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The White House, European leaders, and NATO condemned remarks by former U.S. President Donald Trump, who said that if he is reelected the United States might not defend alliance members from a potential Russian invasion if they don’t pay enough of their own defense and would in fact “encourage” the Russians to do “whatever the hell” they want.

“Donald Trump’s admission that he intends to give [Russian President Vladimir] Putin a greenlight for more war and violence, to continue his brutal assault against a free Ukraine, and to expand his aggression to the people of Poland and the Baltic States are appalling and dangerous,” Biden said in a statement on February 11.

Hours earlier, White House spokesman Andrew Bates said that “encouraging invasions of our closest allies by murderous regimes is appalling and unhinged — and it endangers American national security, global stability, and our economy at home.”

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NATO Secretary-General Jens Stoltenberg, in a written statement on February 11, said that “any suggestion that allies will not defend each other undermines all of our security, including that of the U.S., and puts American and European soldiers at increased risk.”

“Any attack on NATO will be met with a united and forceful response,” Stoltenberg added.

Trump made the remarks as he campaigns to become the Republican nominee to face Democratic President Joe Biden in the November presidential election.

During his presidential term, Trump – who was defeated by Biden in the 2020 election – often expressed doubts about the need for NATO and repeatedly threatened to pull out of the alliance if members did not pay what he considered their fair share for their defense.

NATO allies in 2014 agreed to set a goal toward spending 2 percent of their national GDPs on defense by 2024, a target only a few European members have so far met but which they vow to do so in the near future.

Article 5 is considered the hallmark of the NATO alliance, stating that an armed attack against one member would be considered an attack against all and would trigger collective self-defense action.

At a campaign rally in in South Carolina on February 10, Trump said that at a meeting with NATO leaders during his presidency, the president of a country he didn’t identify asked him: “Well, sir, if we don’t pay, and we’re attacked by Russia — will you protect us?”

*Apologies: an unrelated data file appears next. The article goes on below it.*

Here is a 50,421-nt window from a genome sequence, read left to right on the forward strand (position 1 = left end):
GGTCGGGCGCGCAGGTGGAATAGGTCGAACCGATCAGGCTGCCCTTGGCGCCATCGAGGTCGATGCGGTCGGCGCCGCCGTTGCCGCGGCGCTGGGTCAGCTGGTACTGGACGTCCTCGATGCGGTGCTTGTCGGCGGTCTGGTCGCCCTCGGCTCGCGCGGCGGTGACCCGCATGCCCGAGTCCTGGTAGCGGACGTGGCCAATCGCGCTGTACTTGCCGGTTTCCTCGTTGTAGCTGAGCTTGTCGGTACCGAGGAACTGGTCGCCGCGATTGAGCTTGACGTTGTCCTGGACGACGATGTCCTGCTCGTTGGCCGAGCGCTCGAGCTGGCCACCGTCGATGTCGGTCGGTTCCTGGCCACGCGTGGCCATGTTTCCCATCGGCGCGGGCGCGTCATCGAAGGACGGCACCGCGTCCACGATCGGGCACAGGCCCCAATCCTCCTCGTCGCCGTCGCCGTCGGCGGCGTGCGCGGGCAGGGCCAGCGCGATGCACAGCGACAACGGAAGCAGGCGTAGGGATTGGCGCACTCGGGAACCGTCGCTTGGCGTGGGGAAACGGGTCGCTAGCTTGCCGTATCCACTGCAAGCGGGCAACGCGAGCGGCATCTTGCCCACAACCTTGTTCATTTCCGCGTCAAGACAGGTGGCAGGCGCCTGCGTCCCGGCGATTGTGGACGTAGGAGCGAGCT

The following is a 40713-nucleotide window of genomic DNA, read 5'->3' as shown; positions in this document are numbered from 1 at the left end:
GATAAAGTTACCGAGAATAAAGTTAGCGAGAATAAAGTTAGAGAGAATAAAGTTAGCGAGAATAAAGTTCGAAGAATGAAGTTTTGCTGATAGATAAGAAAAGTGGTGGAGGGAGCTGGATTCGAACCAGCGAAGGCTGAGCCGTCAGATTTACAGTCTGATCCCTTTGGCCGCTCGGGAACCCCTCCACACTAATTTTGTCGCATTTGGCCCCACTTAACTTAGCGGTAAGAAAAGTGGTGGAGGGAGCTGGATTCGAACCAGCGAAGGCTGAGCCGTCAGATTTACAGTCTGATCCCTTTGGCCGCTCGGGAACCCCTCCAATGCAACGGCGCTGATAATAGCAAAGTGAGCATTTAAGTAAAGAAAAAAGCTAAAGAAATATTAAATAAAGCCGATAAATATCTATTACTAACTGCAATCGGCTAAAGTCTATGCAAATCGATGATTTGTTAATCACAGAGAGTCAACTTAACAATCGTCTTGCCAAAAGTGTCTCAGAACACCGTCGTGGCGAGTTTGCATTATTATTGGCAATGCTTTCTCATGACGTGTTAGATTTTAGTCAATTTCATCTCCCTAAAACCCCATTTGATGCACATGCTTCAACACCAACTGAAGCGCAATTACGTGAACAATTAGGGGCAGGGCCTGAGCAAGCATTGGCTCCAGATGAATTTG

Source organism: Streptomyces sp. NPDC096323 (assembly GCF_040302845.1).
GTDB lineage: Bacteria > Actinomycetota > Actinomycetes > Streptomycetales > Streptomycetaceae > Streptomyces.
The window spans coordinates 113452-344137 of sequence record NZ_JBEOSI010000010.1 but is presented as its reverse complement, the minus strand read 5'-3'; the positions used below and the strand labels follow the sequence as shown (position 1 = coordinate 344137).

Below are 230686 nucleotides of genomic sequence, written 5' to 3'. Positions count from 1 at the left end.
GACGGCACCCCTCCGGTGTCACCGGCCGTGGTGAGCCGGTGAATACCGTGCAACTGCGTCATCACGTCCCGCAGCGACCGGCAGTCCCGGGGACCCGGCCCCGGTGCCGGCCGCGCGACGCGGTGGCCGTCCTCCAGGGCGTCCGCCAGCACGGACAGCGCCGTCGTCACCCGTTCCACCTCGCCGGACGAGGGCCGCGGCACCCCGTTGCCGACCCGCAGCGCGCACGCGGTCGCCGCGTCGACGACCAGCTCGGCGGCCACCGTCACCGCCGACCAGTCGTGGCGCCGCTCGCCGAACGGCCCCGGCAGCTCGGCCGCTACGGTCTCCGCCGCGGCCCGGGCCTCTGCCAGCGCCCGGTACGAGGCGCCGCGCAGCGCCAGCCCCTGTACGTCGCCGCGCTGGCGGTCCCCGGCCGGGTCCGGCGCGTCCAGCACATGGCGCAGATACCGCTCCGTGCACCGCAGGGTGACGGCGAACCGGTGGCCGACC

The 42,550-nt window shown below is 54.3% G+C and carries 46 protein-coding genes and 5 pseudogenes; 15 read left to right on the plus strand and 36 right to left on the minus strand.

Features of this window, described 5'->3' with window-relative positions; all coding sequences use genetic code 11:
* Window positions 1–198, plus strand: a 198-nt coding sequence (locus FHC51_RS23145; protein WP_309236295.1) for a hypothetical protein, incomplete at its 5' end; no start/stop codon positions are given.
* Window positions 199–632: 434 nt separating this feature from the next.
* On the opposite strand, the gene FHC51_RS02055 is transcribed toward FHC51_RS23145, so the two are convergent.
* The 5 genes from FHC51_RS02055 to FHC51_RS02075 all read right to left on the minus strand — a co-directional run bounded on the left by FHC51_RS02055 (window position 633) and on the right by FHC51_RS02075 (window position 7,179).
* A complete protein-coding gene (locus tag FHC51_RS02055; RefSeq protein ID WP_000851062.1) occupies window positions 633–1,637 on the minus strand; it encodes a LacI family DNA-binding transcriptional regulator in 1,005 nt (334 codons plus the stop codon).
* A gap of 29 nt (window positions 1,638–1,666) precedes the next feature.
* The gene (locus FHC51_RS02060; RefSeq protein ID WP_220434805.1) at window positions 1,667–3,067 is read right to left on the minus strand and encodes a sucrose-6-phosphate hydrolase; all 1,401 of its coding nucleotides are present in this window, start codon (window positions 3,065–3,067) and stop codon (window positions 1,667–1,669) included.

“I said: ‘You didn’t pay? You’re delinquent?’ He said: ‘Yes, let’s say that happened.’ No, I would not protect you. In fact, I would encourage them to do whatever the hell they want. You gotta pay.”

Polish Defense Minister Wladyslaw Kosiniak-Kamysz on February 11 wrote on the social media platform X that “NATO’s motto ‘one for all, all for one’ is a concrete commitment. Undermining the credibility of allied countries means weakening the entire North Atlantic Treaty Organization.”

“No election campaign is an excuse for playing with the Alliances’ security,” he added.

The German Foreign Ministry posted a message on X stating: “’One for all and all for one.’ This NATO creed keeps more than 950 million people safe — from Anchorage to Erzurum.”

EU Council President Charles Michel called Trump’s statements “reckless” and said that such attacks on “NATO’s security and [Article] 5 solidarity serve only Putin’s interest.”

“[Such remarks] do not bring more security or peace to the world.”

U.S. Republican Senator Marco Rubio of Florida, a vocal Trump supporter, defended the ex-president’s remarks, saying Trump was simply “telling a story” about a past event.

“He doesn’t talk like a traditional politician,” Rubio told CNN.

However, Nikki Haley, Trump’s former UN ambassador and now a rival for the Republican nomination, criticized the remarks, saying the ex-president was taking Putin’s side.

“What bothers me about this is: Don’t take the side of a thug who kills his opponents. Don’t take the side of someone who has gone in and invaded a country and half a million people have died or been wounded,” Haley told CBS.

“Now, we do want NATO allies to pull their weight. But there are ways you can do that without sitting there and telling Russia, have your way with these countries. That’s not what we want,” she said.

With reporting by Reuters and AP



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